The deadline for City College of San Francisco to meet accrediting requirements will not budge.
That's according to the commission that last summer voted to strip California's largest community college of its accreditation by July 31 if the school does not come into full compliance with accreditation standards -- which, the commission said Tuesday, it has not.
In a letter responding to U.S. Rep. Nancy Pelosi, D-San Francisco, and the U.S. Department of Education, which last week said the Accrediting Commission for Community and Junior Colleges has the authority to extend the school's accreditation deadline, the commission reiterated that doing so would violate federal law.
"ACCJC has determined that it cannot legally maintain CCSF's accreditation while giving it another opportunity to comply with accreditation standards," the letter states. "New evaluation of the college while maintaining its accreditation ... is not permissible under federal law."
Last week, Lynn Mahaffie, the Department of Education's senior director for policy coordination, development and accreditation service, wrote to Pelosi that the commission has the power to reconsider or rescind its termination of accreditation from CCSF "so as to provide the institution with additional time to come into compliance within the two-year time frame, if such period has not run out, or to provide an extension for good cause."
But the commission said that time has, in fact, run out.
Pelosi, pointing out that CCSF has already completed nearly 85 percent of the 350 objectives, said refusing to extend the school's deadline "would be destructive, irresponsible and could be viewed as a political act."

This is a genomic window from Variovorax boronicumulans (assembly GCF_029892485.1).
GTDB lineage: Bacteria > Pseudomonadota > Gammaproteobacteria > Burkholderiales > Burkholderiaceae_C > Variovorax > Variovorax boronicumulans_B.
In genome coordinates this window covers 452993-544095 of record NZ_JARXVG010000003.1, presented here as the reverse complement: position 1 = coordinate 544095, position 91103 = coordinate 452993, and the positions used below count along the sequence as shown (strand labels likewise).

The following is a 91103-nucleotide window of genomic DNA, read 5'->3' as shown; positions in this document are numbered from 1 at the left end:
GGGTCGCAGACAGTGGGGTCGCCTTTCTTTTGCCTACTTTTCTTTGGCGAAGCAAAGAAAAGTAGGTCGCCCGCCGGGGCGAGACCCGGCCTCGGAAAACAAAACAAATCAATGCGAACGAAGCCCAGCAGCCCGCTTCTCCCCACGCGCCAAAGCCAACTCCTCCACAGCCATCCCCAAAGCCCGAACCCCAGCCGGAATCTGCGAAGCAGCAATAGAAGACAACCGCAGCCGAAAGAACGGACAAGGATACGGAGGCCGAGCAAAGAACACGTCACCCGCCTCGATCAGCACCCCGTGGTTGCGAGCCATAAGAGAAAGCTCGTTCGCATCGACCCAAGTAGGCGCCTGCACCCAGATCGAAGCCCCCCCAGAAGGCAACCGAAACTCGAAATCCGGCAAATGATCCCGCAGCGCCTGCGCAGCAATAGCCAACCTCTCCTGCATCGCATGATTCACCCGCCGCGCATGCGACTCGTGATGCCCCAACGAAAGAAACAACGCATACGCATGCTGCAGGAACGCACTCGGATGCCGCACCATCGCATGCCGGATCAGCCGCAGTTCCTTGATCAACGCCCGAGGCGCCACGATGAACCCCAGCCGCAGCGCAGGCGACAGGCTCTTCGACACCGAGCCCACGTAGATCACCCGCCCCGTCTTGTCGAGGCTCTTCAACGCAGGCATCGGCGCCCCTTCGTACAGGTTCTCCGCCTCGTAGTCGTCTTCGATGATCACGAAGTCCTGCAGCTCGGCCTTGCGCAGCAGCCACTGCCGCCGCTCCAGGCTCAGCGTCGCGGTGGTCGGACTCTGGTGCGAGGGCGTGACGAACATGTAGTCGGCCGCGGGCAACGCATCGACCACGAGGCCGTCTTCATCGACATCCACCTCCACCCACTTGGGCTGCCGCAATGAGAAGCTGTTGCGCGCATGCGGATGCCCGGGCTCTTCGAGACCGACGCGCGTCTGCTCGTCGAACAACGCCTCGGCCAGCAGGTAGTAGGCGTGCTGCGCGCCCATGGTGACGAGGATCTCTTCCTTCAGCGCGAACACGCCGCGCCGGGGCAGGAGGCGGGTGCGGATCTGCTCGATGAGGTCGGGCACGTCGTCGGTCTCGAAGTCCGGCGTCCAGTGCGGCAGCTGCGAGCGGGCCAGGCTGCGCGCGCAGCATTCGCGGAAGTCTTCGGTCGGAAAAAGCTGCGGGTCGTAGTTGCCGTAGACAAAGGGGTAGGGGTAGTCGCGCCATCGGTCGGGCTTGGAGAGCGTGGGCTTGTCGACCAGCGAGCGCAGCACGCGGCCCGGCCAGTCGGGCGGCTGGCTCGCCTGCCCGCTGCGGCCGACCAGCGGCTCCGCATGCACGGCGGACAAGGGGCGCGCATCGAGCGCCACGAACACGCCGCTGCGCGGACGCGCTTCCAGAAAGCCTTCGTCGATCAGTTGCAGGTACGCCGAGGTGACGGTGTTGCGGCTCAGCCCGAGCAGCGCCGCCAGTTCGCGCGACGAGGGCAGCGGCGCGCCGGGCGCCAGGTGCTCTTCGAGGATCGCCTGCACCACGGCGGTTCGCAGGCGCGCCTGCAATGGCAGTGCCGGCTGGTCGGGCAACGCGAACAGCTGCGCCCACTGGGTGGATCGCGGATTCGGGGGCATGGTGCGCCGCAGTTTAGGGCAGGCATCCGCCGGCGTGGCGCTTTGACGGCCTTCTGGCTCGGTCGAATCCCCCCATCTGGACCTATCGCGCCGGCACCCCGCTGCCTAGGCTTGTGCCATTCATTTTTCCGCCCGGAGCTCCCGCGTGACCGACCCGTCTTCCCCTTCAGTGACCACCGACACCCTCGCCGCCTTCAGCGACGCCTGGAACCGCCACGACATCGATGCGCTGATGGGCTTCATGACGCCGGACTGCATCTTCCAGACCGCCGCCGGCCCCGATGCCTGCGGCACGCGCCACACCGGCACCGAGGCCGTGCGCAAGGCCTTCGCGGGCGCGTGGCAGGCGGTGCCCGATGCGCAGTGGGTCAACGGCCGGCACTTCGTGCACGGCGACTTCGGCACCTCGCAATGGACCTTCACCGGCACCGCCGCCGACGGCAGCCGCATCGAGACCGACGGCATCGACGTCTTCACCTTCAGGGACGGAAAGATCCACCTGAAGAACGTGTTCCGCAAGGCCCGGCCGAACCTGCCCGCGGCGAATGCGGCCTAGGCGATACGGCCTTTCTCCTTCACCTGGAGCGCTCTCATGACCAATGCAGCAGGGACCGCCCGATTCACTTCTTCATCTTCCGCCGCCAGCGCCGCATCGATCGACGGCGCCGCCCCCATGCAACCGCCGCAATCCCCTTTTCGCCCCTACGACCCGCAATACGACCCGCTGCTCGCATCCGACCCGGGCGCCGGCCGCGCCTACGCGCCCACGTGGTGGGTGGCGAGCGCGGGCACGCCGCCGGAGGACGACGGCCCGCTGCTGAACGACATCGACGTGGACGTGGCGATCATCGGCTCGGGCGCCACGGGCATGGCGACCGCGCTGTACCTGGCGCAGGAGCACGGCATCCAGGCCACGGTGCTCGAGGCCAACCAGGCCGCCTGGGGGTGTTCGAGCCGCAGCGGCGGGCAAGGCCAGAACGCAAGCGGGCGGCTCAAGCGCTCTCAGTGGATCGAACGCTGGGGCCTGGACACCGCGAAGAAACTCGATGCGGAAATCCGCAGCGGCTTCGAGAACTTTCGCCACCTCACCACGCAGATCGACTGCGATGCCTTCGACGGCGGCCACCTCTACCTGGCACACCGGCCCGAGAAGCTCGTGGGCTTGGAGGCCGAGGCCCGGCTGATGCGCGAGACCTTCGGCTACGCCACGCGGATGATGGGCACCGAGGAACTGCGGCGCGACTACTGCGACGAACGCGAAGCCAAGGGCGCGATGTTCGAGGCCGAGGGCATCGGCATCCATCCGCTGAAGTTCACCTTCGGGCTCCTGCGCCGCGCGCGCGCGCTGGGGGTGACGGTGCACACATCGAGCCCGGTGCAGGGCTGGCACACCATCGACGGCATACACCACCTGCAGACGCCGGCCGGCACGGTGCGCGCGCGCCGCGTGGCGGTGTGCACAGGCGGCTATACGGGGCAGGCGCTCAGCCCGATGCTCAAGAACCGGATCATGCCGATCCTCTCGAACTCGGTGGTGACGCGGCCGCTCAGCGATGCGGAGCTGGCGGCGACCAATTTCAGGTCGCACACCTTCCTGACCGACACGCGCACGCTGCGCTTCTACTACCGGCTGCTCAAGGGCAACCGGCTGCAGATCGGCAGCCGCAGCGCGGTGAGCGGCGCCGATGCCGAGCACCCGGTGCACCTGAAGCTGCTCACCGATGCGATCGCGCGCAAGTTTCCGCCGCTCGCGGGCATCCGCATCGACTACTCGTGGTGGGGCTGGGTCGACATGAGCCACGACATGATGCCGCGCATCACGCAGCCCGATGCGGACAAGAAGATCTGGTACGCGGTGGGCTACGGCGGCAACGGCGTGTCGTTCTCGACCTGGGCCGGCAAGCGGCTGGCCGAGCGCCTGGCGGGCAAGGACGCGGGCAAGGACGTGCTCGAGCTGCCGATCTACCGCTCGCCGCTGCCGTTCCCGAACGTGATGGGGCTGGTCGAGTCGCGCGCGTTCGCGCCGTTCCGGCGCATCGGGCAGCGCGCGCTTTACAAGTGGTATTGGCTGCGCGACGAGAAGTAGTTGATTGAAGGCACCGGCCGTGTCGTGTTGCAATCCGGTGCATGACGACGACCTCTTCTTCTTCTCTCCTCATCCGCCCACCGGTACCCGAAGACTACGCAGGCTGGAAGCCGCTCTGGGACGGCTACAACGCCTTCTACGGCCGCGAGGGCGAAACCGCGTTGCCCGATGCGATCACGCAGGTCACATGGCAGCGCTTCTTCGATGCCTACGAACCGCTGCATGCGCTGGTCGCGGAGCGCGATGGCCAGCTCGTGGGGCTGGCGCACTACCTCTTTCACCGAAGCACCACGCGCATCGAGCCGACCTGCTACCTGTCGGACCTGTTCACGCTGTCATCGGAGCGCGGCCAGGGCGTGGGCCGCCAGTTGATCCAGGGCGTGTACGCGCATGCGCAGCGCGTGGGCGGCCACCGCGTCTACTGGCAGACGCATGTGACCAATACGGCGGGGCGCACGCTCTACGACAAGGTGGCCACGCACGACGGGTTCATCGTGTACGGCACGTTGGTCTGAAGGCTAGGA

Longtime CCSF professor Wendy Kaufmyn went a step further Tuesday, saying the commission's refusal to extend the deadline appears to be "a personal vendetta."
The commission noted in its letter that CCSF leaders and constituents have "initiated many tasks" to meet accrediting standards, but said the school still needs a "significant period of time" to demonstrate full compliance. It said that entering candidacy is the "only viable option."
Candidacy status would require CCSF to withdraw its current accreditation, a move Chancellor Art Tyler has said he is not willing to make. On Tuesday, Tyler called the commission's letter "disheartening" as the school has made "tremendous progress."
Also on Tuesday, Pelosi, along with U.S. Reps. Jackie Speier and Anna Eshoo, said new leadership is needed at the ACCJC "should this failure of leadership persist."
The July 31 compliance deadline is essentially moot, however, due to an impending October trial between the City Attorney's Office and the commission, which prompted a temporary injunction barring CCSF's accreditation loss until the trial is complete.